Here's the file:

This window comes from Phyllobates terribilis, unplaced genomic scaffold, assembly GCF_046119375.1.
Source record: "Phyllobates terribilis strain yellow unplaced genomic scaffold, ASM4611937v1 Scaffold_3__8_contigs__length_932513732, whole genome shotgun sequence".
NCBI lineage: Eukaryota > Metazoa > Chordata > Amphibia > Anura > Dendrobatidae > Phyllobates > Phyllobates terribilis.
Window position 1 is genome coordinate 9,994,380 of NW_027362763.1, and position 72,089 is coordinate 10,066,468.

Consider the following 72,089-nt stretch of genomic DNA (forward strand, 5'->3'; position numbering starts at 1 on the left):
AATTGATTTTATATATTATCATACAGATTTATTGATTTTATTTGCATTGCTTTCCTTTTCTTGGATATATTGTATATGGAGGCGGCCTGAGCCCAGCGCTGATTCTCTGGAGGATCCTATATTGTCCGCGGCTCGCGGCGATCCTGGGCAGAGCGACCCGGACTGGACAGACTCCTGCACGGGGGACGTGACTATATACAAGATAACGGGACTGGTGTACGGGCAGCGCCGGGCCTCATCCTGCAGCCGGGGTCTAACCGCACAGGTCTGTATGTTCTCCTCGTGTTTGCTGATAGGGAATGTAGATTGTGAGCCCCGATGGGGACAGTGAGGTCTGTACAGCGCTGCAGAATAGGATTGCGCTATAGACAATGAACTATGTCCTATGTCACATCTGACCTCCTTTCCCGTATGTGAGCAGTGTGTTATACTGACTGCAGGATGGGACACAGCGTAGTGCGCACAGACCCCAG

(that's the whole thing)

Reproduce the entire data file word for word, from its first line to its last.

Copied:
This window comes from Phyllobates terribilis, unplaced genomic scaffold, assembly GCF_046119375.1.
Source record: "Phyllobates terribilis strain yellow unplaced genomic scaffold, ASM4611937v1 Scaffold_3__8_contigs__length_932513732, whole genome shotgun sequence".
NCBI lineage: Eukaryota > Metazoa > Chordata > Amphibia > Anura > Dendrobatidae > Phyllobates > Phyllobates terribilis.
Window position 1 is genome coordinate 9,994,380 of NW_027362763.1, and position 72,089 is coordinate 10,066,468.

Consider the following 72,089-nt stretch of genomic DNA (forward strand, 5'->3'; position numbering starts at 1 on the left):
AATTGATTTTATATATTATCATACAGATTTATTGATTTTATTTGCATTGCTTTCCTTTTCTTGGATATATTGTATATGGAGGCGGCCTGAGCCCAGCGCTGATTCTCTGGAGGATCCTATATTGTCCGCGGCTCGCGGCGATCCTGGGCAGAGCGACCCGGACTGGACAGACTCCTGCACGGGGGACGTGACTATATACAAGATAACGGGACTGGTGTACGGGCAGCGCCGGGCCTCATCCTGCAGCCGGGGTCTAACCGCACAGGTCTGTATGTTCTCCTCGTGTTTGCTGATAGGGAATGTAGATTGTGAGCCCCGATGGGGACAGTGAGGTCTGTACAGCGCTGCAGAATAGGATTGCGCTATAGACAATGAACTATGTCCTATGTCACATCTGACCTCCTTTCCCGTATGTGAGCAGTGTGTTATACTGACTGCAGGATGGGACACAGCGTAGTGCGCACAGACCCCAG